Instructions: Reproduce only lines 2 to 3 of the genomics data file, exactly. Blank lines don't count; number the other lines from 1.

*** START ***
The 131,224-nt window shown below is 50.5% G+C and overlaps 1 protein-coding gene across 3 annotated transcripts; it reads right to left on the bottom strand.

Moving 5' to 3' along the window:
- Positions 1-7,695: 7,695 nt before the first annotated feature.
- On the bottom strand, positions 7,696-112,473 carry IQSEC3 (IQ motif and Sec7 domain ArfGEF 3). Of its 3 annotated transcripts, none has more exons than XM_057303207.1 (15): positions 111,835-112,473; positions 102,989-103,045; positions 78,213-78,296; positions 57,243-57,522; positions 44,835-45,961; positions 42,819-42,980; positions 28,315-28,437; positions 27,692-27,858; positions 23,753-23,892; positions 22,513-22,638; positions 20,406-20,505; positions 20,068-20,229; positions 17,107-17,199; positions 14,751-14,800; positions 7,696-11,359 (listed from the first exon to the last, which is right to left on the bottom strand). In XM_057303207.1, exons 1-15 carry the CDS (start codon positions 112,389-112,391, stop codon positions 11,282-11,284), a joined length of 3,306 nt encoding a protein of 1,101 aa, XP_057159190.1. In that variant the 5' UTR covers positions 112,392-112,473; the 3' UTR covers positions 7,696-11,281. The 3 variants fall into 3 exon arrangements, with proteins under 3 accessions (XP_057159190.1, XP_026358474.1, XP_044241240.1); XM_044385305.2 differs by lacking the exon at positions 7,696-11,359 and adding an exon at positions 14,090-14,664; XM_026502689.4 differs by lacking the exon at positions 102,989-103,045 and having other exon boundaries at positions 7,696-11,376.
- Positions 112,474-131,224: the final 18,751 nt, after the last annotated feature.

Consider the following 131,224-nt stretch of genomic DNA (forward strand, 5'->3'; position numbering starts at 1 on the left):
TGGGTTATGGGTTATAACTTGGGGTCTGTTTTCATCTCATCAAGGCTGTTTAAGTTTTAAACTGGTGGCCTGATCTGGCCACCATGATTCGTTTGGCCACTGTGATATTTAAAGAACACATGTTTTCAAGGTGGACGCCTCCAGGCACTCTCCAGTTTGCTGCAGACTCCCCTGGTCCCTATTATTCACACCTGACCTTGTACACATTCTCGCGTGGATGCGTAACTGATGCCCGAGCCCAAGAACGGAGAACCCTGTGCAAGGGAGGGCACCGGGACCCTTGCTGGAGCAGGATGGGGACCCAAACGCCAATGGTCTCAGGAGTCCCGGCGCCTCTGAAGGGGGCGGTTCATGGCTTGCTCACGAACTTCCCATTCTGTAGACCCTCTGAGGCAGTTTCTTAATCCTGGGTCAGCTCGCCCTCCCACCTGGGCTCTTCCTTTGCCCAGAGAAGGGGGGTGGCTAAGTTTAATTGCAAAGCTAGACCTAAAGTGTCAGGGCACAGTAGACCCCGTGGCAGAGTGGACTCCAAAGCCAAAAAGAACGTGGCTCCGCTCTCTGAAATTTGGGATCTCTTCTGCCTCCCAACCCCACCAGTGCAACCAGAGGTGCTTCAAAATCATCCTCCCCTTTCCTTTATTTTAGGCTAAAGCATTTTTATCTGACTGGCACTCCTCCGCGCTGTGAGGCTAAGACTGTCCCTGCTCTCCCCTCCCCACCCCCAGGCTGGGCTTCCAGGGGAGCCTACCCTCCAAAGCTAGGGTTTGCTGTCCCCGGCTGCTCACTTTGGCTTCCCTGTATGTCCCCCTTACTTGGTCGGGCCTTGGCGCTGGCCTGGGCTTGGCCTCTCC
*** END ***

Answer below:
Moving 5' to 3' along the window:
- Positions 1-7,695: 7,695 nt before the first annotated feature.